I finally dragged my ass over to Third and Bainbridge this past weekend to check out Ansill Food & Wine. Since its opening in February 2006 – and the subsequent death of David Ansill’s original digs, Pif, in July 2007 – I figured it was high time. Actually, the credit for making it happen goes to my wife, who planned the dinner as a birthday celebration for little old me. Thanks, sweetness!
Ansill seems to have built much of its reputation on Chef David’s willingness to source, prepare and serve offal and other less than typical animal parts. In practice, these dishes – bone marrow, pig’s trotters, sweetbreads and lamb’s tongue – occupy only a small part of a menu which is otherwise fairly straight ahead. Stylistic inflections from France, Italy and Spain abound. Thematically, Ansill Food & Wine places itself midstream in Philadelphia’s growing trend – started many moons ago at Dmitri’s and continuing with José Garces’ growing empire and places such as Snack Bar – for menus driven by small plates.
Every meal begins with a complimentary dish of flatbreads with white bean purée topped with hot oil. It’s a welcome change from the ubiquitous bread and butter or olive oil and a perfect something to snack on while perusing the food and drink options. Once decisions are made and orders placed, food quickly begins to arrive. Cold starters precede the cooked to order small dishes, followed by larger plates, with all items arriving randomly in order of readiness.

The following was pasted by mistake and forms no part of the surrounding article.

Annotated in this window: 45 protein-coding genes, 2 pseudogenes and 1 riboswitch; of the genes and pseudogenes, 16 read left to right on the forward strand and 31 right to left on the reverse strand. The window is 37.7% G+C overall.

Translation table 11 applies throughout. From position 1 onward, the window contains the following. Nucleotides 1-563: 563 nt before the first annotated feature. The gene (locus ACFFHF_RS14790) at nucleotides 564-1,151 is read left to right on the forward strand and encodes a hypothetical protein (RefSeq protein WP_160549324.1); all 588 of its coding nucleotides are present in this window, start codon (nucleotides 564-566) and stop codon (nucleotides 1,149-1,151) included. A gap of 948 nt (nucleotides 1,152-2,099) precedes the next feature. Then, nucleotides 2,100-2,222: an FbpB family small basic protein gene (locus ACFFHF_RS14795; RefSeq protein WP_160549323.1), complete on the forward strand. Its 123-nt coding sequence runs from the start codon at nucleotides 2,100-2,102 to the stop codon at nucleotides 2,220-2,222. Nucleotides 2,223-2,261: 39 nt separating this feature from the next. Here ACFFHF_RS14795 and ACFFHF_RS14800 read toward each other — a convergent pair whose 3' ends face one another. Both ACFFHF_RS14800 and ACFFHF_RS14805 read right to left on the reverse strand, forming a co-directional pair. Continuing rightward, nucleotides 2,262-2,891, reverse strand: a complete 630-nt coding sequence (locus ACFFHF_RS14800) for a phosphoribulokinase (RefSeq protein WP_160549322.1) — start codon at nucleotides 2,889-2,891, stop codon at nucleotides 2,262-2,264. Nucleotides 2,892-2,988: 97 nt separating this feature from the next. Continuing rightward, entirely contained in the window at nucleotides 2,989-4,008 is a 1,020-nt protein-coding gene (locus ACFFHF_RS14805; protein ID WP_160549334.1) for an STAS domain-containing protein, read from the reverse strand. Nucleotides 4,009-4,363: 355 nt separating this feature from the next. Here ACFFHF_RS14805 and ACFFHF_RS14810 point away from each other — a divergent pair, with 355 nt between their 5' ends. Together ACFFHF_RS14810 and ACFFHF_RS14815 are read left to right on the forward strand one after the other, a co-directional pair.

Our “starter” plates included a marinated olive mixture, roasted beets, pigs’ trotters and steak tartare (missing the final “e” on the menu). The olives and beets succeeded by virtue of quality ingredients. The lightly pickled, just slightly snappy beets were accompanied by a few sections of orange, lending a bright, citrus accent to the beets’ sweet, earthy and briny core. Perched atop a generous portion of steak tartare, in a play on the traditional hen’s egg, was a raw quail’s egg. A bold hand with use of purple mustard along with the more usual seasonings made for a high level of zestiness, nearly overwhelming the simple pleasures of the beef itself. The steak’s freshness, though, was unquestionable. Pigs’ trotters were roasted, the meat shredded from the hooves and then rolled with parsley and seasonings before being compressed, sliced and finally pan fried. Served with a toss of pickled red cabbage, they were juicy little medallions of goodness, far removed from any visual association with their original place in the food chain.